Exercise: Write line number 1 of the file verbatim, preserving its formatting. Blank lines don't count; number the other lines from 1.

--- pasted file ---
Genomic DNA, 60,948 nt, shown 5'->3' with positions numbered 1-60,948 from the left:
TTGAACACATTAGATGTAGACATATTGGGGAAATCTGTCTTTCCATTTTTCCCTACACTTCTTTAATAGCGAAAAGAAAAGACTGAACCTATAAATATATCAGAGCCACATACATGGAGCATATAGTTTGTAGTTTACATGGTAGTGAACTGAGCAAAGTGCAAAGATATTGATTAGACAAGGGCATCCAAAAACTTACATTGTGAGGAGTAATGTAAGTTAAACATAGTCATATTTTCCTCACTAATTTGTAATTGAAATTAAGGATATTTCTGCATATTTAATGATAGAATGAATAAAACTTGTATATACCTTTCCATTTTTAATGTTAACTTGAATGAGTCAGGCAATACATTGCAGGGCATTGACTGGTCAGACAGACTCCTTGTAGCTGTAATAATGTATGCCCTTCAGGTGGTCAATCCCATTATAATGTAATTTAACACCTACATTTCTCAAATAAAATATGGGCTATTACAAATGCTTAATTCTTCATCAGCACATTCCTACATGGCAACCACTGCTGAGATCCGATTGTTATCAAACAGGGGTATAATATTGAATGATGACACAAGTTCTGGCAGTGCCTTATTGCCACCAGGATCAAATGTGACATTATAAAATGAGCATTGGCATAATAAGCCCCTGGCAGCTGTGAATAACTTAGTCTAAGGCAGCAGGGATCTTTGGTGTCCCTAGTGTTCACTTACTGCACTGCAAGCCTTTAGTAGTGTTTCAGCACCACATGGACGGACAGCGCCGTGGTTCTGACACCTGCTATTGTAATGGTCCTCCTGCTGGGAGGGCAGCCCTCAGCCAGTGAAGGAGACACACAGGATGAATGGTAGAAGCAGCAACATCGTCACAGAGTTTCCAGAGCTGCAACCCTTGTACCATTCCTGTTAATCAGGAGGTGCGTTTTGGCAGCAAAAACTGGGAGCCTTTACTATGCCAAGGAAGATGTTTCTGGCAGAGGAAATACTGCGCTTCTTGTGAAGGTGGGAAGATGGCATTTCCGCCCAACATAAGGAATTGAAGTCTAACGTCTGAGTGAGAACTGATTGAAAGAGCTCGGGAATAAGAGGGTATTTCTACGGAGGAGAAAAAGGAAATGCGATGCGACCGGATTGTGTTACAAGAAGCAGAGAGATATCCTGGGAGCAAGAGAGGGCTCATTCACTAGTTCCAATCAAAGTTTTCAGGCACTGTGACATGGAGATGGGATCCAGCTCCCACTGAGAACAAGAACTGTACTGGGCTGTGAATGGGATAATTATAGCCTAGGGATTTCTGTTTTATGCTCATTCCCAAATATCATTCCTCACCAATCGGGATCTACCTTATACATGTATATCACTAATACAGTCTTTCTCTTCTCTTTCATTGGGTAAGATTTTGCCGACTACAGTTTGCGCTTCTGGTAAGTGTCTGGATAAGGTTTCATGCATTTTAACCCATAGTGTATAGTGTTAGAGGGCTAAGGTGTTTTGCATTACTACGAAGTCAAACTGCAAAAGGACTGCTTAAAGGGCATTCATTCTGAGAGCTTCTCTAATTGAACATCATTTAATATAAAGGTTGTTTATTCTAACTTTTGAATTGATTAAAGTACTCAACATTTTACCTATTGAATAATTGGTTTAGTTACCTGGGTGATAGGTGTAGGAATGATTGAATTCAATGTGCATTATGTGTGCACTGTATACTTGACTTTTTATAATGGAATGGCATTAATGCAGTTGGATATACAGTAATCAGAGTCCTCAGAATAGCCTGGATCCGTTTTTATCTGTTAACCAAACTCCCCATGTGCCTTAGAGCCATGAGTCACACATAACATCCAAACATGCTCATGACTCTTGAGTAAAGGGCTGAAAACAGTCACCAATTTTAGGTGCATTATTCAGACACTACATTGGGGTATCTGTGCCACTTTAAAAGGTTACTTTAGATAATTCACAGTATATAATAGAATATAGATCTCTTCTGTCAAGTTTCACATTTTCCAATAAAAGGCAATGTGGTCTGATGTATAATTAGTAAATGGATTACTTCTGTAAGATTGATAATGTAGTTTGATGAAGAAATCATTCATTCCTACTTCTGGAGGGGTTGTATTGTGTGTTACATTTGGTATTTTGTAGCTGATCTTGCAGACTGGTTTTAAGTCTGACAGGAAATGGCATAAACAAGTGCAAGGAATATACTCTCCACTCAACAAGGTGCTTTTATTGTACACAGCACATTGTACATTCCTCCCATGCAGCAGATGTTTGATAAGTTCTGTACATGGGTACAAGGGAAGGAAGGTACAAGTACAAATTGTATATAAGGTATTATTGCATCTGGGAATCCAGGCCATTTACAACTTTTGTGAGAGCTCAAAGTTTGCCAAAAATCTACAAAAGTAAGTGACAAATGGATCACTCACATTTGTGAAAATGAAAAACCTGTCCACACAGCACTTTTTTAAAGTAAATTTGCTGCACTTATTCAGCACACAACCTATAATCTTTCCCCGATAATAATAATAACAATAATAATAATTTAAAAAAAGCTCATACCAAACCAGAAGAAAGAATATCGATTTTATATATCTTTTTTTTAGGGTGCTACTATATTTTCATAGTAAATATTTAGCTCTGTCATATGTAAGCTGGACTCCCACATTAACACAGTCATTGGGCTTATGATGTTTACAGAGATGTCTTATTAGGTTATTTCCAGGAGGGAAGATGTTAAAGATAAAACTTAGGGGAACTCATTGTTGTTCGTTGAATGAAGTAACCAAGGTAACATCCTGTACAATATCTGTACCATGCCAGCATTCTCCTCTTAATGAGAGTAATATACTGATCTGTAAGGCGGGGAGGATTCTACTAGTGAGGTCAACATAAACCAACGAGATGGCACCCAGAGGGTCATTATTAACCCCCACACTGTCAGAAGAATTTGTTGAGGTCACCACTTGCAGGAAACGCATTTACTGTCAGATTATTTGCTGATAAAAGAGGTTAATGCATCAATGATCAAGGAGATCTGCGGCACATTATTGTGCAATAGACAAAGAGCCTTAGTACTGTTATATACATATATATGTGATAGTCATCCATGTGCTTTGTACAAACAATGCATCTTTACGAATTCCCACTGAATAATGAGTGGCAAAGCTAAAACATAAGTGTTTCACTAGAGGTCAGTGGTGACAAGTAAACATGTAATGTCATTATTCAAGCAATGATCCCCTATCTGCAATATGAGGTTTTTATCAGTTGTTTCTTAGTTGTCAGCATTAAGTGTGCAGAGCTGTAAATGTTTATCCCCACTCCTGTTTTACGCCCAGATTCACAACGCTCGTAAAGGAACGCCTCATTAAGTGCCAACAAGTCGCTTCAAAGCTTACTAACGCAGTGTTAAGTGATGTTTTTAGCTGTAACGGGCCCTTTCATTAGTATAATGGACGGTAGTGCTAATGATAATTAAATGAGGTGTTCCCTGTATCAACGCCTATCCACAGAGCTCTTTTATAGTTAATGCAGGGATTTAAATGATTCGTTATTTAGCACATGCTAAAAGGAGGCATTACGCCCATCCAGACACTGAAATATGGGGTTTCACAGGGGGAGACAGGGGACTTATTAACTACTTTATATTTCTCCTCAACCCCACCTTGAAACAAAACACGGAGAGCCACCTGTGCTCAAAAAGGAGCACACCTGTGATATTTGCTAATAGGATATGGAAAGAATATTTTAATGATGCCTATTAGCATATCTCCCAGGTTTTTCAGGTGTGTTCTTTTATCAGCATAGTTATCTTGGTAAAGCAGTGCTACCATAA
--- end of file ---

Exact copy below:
Genomic DNA, 60,948 nt, shown 5'->3' with positions numbered 1-60,948 from the left: